Reproduction: Rufous Hummingbirds nest in trees, shrubs, or even ferns. The female alone selects the site, builds the nest, and cares for the offspring.

Broad-tailed Hummingbird

Broad tailed Hummingbird
Broad tailed Hummingbird close up
Scientific NameSelasphorus platycercus
Length3.5 – 4 inches
Wingspan5.25 inches
Weight0.1 – 0.11 oz

The Broad-tailed Hummingbird is a lively, small bird, identifiable by its iridescent colors and rapid wingbeats, often seen flitting around mountain meadows and gardens.

Appearance: This hummingbird showcases a dazzling green upper body, which in the right light, flashes with brilliant iridescence. Males possess a ruby-red throat, while females exhibit white underparts with green flanks and a white-tipped tail.

Diet: As nectar specialists, Broad-tailed Hummingbirds hover over flowers to sip nectar, acting as pollinators in the process. Additionally, their diet includes small insects and spiders, which provide necessary proteins.

Reproduction: The female is solely responsible for nest construction, which is often secured on a tree branch. This tiny cup-like nest is intricately woven using plant materials and spider webs, then adorned with lichens for camouflage. Inside, she lays typically two white eggs, then incubates and raises the chicks without any assistance from the male.

Where to Spot Wyoming’s Red Birds

Wyoming, with its myriad of habitats and stunning natural beauty, is a haven for birdwatchers. Here are some of the state’s prime locations for observing its rich avian tapestry:

  1. Yellowstone National Park – America’s first national park, is an iconic location that is not just famous for its geysers and wildlife, but also as a hotspot for diverse bird species, including many red-hued varieties.
  2. Seedskadee National Wildlife Refuge – Located along the Green River, this refuge attracts numerous migratory and breeding birds, making it a prime location for birdwatching, especially during spring and fall migrations.
  3. Bighorn Canyon National Recreation Area – The deep canyons and high cliffs provide nesting grounds for various raptor species, while the reservoir attracts waterfowl and other migratory birds.
  4. Medicine Bow-Routt National Forests – Spanning over two million acres, these forests provide a diverse habitat ranging from alpine meadows to dense woodlands, offering shelter to a vast array of bird species.
  5. Guernsey State Park – The reservoir and surrounding woodlands make this park a magnet for both waterfowl and forest-dwelling birds, providing birdwatchers with ample opportunities for sightings throughout the year.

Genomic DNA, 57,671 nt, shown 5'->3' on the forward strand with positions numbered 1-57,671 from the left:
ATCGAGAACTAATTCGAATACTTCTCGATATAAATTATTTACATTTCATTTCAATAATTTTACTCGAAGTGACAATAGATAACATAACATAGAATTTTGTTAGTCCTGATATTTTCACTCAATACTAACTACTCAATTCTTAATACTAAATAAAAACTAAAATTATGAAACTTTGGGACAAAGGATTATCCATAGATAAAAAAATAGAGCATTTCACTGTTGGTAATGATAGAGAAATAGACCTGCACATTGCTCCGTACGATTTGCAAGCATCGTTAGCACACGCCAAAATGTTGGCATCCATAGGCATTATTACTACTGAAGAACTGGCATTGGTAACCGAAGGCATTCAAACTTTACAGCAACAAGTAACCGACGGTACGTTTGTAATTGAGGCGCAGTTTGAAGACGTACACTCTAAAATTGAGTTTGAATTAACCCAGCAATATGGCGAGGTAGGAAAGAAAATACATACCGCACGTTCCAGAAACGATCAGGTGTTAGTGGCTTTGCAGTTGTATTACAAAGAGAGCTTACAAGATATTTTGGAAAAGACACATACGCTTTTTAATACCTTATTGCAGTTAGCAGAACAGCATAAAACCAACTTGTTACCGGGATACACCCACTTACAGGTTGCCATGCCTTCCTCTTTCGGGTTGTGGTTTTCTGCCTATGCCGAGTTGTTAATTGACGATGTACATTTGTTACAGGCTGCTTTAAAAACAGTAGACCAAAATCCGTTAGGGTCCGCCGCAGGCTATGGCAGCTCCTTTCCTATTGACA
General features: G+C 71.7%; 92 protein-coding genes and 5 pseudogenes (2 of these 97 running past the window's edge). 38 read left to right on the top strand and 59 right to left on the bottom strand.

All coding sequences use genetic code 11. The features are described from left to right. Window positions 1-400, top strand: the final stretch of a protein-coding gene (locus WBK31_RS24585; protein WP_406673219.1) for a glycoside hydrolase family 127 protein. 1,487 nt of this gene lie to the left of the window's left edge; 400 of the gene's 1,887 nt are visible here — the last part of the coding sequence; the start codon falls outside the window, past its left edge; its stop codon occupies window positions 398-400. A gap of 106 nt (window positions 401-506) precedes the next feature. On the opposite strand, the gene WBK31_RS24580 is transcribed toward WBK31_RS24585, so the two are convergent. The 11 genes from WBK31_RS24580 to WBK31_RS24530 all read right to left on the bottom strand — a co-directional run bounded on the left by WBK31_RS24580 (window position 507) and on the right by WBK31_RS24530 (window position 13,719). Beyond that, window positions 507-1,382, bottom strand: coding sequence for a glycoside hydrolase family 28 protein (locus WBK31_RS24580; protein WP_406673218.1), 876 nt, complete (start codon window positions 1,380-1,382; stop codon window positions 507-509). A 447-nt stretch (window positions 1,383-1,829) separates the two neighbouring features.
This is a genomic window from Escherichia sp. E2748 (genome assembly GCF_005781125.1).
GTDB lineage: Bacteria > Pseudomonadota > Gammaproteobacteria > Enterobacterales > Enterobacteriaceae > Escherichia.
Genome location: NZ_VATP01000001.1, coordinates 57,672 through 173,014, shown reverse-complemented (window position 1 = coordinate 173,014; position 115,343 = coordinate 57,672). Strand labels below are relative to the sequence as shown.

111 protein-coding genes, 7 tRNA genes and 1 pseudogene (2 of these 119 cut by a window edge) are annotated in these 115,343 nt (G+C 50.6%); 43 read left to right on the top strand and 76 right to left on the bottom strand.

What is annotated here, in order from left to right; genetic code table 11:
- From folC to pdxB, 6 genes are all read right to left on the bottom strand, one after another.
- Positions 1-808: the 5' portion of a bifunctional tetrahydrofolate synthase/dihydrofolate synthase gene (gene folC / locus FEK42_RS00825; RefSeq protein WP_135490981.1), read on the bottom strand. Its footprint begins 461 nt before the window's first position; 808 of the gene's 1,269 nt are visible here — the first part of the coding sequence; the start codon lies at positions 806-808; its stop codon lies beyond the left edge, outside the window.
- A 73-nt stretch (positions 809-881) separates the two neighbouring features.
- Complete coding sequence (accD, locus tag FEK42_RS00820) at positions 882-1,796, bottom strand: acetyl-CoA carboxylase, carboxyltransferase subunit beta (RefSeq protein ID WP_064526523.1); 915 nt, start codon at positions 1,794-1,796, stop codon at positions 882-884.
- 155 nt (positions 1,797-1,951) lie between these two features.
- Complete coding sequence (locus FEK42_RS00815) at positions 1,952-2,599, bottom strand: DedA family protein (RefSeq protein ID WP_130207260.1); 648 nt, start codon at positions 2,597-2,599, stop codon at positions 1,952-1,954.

State’s Red BirdsBest Spots to See Red Birds
Montana’s Red birds1. Glacier National Park
2. Lee Metcalf National Wildlife Refuge
3. Charles M. Russell National Wildlife Refuge
South Dakota’s Red birds1. Badlands National Park
2. Black Hills National Forest
3. LaCreek National Wildlife Refuge
Nebraska’s Red birds1. Niobrara National Scenic River
2. Valentine National Wildlife Refuge
3. Crescent Lake National Wildlife Refuge
Colorado’s Red birds1. Rocky Mountain National Park
2. San Juan National Forest
3. Maroon Bells-Snowmass Wilderness
Utah’s Red birds1. Arches National Park
2. Bear River Migratory Bird Refuge
3. Zion National Park
Idaho’s Red birds1. Sawtooth National Recreation Area
2. Coeur d’Alene’s Old Mission State Park<
3. Deer Flat National Wildlife Refuge

FAQs on Red Bird Species Found in Wyoming

What are the distinguishing features of birds with dark gray wings?

Birds with dark gray wings, often seen in both the northern and western states as well as the southern and eastern states, present a captivating sight. This coloration contrasts with other features like bright blue heads or dull orange heads. While tail feathers might vary, those with white wing patches or bars stand out prominently against the gray wings. It’s common for these birds to frequent forest edges or dense vegetation, and they might be a regular or an accidental or rare species in certain regions.

How do white winged crossbills adapt to their environment?

The white winged crossbill, predominantly found in evergreen forests and mixed forests of the northern states, showcases an impressive adaptability. Their beak, designed for breaking unopened pine cones, aids them in extracting conifer seeds, their primary diet. Their vibrant birds, with darker wings and characteristic white wing bars, often blend seamlessly with pine grosbeaks in pine forests. Central and South America also record their presence, particularly in areas dense with conifer trees.

Are painted buntings common in southern Florida?

Painted buntings, especially the males with their green wings and vibrant hues, are indeed spotted in regions like southern Florida. Their love for shade trees, berry plants, and forest edges makes them a sight to behold in wooded habitats. Bird enthusiasts often attract these magnificent birds with backyard feeders filled with black oil sunflower seeds. Their striking contrast of colors, from the dull orange heads to the bright body, makes them a favorite among birdwatchers.

How can one attract pine grosbeaks to their backyard?

Pine grosbeaks, with their brown plumage and occasional white stripes, are known to frequent both pine forests and eastern forests. Their fondness for berry bushes, fruit trees, and pine cones make them a delightful sight in mixed forests. To attract these birds, especially in the northern states, one can set up large tube feeders or sunflower seed feeders stocked with black oil sunflower seeds in their backyard. Their characteristic songs and visits can turn any backyard into a birdwatching paradise.